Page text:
It’s finally March 1. (I spent half of Wednesday thinking it was March 1. OK, all of Wednesday.) In only one week, the Colts must pay quarterback Peyton Manning a fresh $28 million (to go along with the $26 million he received for doing nothing in 2011) or cut him.
At this point, the chances of the Colts paying Manning the $28 million are even lower than the chances of the Colts winning the next Super Bowl. Especially since the Collective Bargaining Agreement supposedly forbids the Colts from watching Peyton throw -- live or on tape -- before making their decision.
But I’ve checked the CBA. There’s no “thou shalt not” language on that specific topic. If the Colts wanted to watch Manning throw (and as Peter King mentioned on Monday’s PFT Live former Vice Chairman Bill Polian was under the impression that the Colts could watch Manning throw), they would watch him throw. Sure, there’s a chance someone would have said that the labor deal implies that such activities are frowned upon in this establishment, but when faced with a $28 million dilemma, the cost of a team getting its knuckles rapped for a no-harm technical violation of the CBA is far lower than the cost of paying $28 million to a guy who ends up having the arm strength of a pre-op Steve Austin.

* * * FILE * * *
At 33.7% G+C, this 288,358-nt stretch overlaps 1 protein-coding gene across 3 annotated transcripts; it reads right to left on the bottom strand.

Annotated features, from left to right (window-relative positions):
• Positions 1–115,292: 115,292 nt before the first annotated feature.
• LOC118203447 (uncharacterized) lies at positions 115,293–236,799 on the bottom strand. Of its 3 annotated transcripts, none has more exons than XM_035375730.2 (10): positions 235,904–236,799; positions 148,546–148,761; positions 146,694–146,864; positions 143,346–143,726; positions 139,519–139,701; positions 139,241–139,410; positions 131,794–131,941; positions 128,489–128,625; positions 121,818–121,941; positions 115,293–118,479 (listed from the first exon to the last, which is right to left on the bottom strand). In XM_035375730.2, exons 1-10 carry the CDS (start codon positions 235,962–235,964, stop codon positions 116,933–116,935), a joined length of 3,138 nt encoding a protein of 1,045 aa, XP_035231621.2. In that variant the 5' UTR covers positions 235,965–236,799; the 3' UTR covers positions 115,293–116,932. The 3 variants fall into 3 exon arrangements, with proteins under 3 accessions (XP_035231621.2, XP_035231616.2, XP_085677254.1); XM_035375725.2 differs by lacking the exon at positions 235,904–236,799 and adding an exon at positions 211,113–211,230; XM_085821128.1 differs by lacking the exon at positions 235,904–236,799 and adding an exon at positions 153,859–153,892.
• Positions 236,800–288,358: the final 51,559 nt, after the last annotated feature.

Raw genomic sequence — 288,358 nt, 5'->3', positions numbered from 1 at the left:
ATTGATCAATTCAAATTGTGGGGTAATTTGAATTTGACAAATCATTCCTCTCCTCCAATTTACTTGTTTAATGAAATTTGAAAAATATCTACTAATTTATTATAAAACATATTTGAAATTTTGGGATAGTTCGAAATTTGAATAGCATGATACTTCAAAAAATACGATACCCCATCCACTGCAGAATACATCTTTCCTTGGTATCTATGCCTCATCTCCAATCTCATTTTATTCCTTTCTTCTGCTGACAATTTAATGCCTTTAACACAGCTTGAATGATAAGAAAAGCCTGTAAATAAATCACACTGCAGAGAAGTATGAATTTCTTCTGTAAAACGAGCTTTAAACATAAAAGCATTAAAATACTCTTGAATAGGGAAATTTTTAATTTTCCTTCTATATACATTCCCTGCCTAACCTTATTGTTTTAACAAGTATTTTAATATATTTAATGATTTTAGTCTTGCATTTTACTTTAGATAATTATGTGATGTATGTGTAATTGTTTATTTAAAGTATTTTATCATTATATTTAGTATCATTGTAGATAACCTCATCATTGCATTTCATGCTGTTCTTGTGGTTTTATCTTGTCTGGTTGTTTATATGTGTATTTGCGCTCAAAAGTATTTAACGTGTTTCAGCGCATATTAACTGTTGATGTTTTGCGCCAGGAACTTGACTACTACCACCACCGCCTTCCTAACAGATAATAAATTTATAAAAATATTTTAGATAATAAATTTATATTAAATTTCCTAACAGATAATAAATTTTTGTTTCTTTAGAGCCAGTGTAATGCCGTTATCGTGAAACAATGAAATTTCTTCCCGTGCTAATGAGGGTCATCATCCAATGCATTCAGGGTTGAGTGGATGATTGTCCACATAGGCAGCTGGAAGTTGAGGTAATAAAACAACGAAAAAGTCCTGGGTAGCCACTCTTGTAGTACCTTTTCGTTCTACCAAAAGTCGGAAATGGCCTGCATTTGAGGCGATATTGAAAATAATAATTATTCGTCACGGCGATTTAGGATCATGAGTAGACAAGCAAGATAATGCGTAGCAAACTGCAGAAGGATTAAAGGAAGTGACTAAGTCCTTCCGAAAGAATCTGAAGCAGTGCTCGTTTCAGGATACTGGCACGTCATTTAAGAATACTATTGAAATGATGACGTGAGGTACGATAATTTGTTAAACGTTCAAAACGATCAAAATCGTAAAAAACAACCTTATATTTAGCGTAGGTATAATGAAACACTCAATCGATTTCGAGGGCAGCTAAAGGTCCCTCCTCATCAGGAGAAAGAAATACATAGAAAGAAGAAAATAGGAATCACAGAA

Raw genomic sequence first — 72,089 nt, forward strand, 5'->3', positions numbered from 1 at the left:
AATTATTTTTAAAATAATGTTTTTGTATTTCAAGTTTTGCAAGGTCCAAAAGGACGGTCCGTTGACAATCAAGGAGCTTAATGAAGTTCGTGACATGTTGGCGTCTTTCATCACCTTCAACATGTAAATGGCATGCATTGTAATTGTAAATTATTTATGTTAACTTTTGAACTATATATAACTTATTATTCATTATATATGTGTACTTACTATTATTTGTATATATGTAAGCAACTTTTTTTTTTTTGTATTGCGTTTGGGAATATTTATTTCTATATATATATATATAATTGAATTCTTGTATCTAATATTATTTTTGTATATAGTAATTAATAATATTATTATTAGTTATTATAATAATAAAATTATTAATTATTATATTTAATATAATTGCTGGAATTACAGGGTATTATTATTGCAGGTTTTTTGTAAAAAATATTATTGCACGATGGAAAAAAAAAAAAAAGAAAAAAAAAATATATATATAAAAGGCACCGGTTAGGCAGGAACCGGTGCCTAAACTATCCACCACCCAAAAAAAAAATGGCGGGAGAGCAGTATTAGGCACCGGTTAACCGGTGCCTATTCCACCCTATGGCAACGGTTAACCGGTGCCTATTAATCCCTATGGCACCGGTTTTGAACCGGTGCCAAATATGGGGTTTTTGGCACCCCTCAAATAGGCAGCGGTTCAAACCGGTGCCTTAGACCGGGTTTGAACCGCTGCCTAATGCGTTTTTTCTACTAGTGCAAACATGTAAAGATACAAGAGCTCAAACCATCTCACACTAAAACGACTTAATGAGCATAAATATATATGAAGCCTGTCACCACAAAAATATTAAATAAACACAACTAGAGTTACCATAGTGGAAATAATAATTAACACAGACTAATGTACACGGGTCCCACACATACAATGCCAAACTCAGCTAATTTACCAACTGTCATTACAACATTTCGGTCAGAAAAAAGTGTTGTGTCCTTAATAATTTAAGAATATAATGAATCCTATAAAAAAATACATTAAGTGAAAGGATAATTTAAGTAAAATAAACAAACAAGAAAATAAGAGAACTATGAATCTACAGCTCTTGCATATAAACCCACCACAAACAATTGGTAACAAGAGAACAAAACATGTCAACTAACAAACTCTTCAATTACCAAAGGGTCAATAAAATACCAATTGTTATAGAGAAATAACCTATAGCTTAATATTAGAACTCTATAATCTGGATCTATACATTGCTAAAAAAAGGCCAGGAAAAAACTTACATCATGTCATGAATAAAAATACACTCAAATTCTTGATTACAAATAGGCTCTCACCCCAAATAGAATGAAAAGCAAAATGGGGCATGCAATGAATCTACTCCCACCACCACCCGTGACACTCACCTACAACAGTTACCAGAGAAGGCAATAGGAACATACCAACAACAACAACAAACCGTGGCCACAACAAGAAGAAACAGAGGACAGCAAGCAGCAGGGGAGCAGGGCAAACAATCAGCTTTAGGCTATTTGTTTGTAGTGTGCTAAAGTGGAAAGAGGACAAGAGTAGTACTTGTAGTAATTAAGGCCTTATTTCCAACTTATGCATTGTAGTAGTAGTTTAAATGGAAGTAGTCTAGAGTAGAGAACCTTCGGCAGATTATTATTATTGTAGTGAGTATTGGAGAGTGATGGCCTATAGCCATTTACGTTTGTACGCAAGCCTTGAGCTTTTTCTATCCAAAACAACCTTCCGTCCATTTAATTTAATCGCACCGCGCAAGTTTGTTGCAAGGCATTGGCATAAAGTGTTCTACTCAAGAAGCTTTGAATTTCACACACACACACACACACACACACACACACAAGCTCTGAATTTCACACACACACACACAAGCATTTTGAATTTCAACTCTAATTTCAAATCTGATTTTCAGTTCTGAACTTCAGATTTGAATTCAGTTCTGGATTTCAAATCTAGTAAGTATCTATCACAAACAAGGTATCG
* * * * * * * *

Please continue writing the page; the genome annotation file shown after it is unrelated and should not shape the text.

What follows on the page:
The more likely explanation is that the Colts don’t want to watch Manning throw. Then, when the folks in Indy break out the torches and the pitchforks, owner Jim Irsay can post a tweet or two explaining, in vaguely decipherable English, that he can’t be expected to give $28 million to a player that his coaching staff and front office can’t watch throw a football following a quartet of neck procedures.
Look for Irsay to also invite Manning, once he’s a free agent, to come show the team he can throw, which the CBA and any applicable league rules permit. And look for Irsay to suggest that the Colts would be willing to pay Manning as much as any other team will pay him, once the team has a chance to inspect his ability to throw the ball.
Then, if/when (when) Peyton passes on the opportunity to pass for the Colts, Irsay can make one last return to Twitter and declare that Peyton isn’t a Colt not because the Colts didn’t want Peyton but because Peyton didn’t want the Colts.
The truth, of course, is both. The Colts want to move on, and Manning wants to move on. The sooner it happens, the sooner we can get on to the much bigger question of where Manning will play, if anywhere, in 2012.